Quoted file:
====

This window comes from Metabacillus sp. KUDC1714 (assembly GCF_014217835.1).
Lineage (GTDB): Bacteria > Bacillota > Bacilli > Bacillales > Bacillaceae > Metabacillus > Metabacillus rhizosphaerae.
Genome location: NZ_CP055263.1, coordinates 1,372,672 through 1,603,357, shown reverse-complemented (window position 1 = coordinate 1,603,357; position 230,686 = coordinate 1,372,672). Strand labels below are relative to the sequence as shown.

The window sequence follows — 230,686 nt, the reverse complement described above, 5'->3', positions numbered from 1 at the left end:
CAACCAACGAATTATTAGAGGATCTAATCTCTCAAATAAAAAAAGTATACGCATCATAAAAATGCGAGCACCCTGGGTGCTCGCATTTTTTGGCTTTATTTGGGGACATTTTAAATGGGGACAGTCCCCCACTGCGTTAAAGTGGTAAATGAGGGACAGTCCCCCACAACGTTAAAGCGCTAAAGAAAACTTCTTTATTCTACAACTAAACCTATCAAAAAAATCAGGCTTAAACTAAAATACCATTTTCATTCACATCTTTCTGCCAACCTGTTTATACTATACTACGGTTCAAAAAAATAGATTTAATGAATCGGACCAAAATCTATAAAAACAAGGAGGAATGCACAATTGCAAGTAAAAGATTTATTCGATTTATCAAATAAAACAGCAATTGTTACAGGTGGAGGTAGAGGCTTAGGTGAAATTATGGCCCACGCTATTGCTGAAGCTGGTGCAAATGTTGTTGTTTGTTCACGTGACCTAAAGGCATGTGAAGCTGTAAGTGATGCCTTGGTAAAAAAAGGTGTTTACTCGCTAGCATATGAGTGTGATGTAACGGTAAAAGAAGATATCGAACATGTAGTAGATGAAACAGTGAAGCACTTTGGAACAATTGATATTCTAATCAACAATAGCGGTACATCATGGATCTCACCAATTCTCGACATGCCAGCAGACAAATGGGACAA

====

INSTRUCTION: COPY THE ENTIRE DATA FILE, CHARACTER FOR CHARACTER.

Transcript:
This window comes from Metabacillus sp. KUDC1714 (assembly GCF_014217835.1).
Lineage (GTDB): Bacteria > Bacillota > Bacilli > Bacillales > Bacillaceae > Metabacillus > Metabacillus rhizosphaerae.
Genome location: NZ_CP055263.1, coordinates 1,372,672 through 1,603,357, shown reverse-complemented (window position 1 = coordinate 1,603,357; position 230,686 = coordinate 1,372,672). Strand labels below are relative to the sequence as shown.

The window sequence follows — 230,686 nt, the reverse complement described above, 5'->3', positions numbered from 1 at the left end:
CAACCAACGAATTATTAGAGGATCTAATCTCTCAAATAAAAAAAGTATACGCATCATAAAAATGCGAGCACCCTGGGTGCTCGCATTTTTTGGCTTTATTTGGGGACATTTTAAATGGGGACAGTCCCCCACTGCGTTAAAGTGGTAAATGAGGGACAGTCCCCCACAACGTTAAAGCGCTAAAGAAAACTTCTTTATTCTACAACTAAACCTATCAAAAAAATCAGGCTTAAACTAAAATACCATTTTCATTCACATCTTTCTGCCAACCTGTTTATACTATACTACGGTTCAAAAAAATAGATTTAATGAATCGGACCAAAATCTATAAAAACAAGGAGGAATGCACAATTGCAAGTAAAAGATTTATTCGATTTATCAAATAAAACAGCAATTGTTACAGGTGGAGGTAGAGGCTTAGGTGAAATTATGGCCCACGCTATTGCTGAAGCTGGTGCAAATGTTGTTGTTTGTTCACGTGACCTAAAGGCATGTGAAGCTGTAAGTGATGCCTTGGTAAAAAAAGGTGTTTACTCGCTAGCATATGAGTGTGATGTAACGGTAAAAGAAGATATCGAACATGTAGTAGATGAAACAGTGAAGCACTTTGGAACAATTGATATTCTAATCAACAATAGCGGTACATCATGGATCTCACCAATTCTCGACATGCCAGCAGACAAATGGGACAA